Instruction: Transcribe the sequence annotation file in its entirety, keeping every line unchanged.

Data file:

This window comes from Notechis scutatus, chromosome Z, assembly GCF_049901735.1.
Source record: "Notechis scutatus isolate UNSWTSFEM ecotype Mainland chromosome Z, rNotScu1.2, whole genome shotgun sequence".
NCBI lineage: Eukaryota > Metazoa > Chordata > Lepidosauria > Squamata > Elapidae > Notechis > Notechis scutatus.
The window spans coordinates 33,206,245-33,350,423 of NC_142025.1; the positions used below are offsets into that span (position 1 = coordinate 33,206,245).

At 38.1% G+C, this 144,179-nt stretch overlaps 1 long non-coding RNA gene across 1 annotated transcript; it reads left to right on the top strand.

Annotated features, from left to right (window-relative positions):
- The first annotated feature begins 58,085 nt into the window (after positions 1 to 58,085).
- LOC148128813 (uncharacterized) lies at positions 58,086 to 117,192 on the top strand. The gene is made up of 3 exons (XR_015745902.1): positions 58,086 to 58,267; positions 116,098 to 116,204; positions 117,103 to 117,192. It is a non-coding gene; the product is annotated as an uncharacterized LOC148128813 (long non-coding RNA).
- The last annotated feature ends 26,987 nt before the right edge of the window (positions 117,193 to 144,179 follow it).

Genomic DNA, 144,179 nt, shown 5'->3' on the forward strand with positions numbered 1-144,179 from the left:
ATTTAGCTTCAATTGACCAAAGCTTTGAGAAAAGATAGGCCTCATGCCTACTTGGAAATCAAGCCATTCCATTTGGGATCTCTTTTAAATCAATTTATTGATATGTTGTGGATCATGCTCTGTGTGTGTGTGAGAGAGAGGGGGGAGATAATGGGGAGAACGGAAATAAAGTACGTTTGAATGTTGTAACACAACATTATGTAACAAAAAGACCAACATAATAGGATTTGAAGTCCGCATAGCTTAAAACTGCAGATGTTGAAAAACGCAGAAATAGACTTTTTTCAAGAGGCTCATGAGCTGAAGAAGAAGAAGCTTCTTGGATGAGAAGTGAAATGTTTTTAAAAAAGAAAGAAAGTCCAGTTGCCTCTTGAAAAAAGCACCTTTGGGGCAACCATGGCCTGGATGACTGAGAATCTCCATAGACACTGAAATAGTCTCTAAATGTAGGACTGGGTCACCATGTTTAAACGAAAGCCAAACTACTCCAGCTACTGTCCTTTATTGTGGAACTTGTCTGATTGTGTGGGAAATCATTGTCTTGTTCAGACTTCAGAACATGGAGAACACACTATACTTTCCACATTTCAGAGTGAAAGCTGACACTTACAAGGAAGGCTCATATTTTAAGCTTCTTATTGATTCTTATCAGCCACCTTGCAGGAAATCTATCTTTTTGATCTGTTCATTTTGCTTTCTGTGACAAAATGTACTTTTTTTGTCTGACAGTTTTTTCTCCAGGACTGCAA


This window comes from Notechis scutatus, chromosome Z, assembly GCF_049901735.1.
Source record: "Notechis scutatus isolate UNSWTSFEM ecotype Mainland chromosome Z, rNotScu1.2, whole genome shotgun sequence".
NCBI lineage: Eukaryota > Metazoa > Chordata > Lepidosauria > Squamata > Elapidae > Notechis > Notechis scutatus.
The window spans coordinates 33,206,245-33,350,423 of NC_142025.1; the positions used below are offsets into that span (position 1 = coordinate 33,206,245).

At 38.1% G+C, this 144,179-nt stretch overlaps 1 long non-coding RNA gene across 1 annotated transcript; it reads left to right on the top strand.

Annotated features, from left to right (window-relative positions):
- The first annotated feature begins 58,085 nt into the window (after positions 1 to 58,085).
- LOC148128813 (uncharacterized) lies at positions 58,086 to 117,192 on the top strand. The gene is made up of 3 exons (XR_015745902.1): positions 58,086 to 58,267; positions 116,098 to 116,204; positions 117,103 to 117,192. It is a non-coding gene; the product is annotated as an uncharacterized LOC148128813 (long non-coding RNA).
- The last annotated feature ends 26,987 nt before the right edge of the window (positions 117,193 to 144,179 follow it).

Genomic DNA, 144,179 nt, shown 5'->3' on the forward strand with positions numbered 1-144,179 from the left:
ATTTAGCTTCAATTGACCAAAGCTTTGAGAAAAGATAGGCCTCATGCCTACTTGGAAATCAAGCCATTCCATTTGGGATCTCTTTTAAATCAATTTATTGATATGTTGTGGATCATGCTCTGTGTGTGTGTGAGAGAGAGGGGGGAGATAATGGGGAGAACGGAAATAAAGTACGTTTGAATGTTGTAACACAACATTATGTAACAAAAAGACCAACATAATAGGATTTGAAGTCCGCATAGCTTAAAACTGCAGATGTTGAAAAACGCAGAAATAGACTTTTTTCAAGAGGCTCATGAGCTGAAGAAGAAGAAGCTTCTTGGATGAGAAGTGAAATGTTTTTAAAAAAGAAAGAAAGTCCAGTTGCCTCTTGAAAAAAGCACCTTTGGGGCAACCATGGCCTGGATGACTGAGAATCTCCATAGACACTGAAATAGTCTCTAAATGTAGGACTGGGTCACCATGTTTAAACGAAAGCCAAACTACTCCAGCTACTGTCCTTTATTGTGGAACTTGTCTGATTGTGTGGGAAATCATTGTCTTGTTCAGACTTCAGAACATGGAGAACACACTATACTTTCCACATTTCAGAGTGAAAGCTGACACTTACAAGGAAGGCTCATATTTTAAGCTTCTTATTGATTCTTATCAGCCACCTTGCAGGAAATCTATCTTTTTGATCTGTTCATTTTGCTTTCTGTGACAAAATGTACTTTTTTTGTCTGACAGTTTTTTCTCCAGGACTGCAA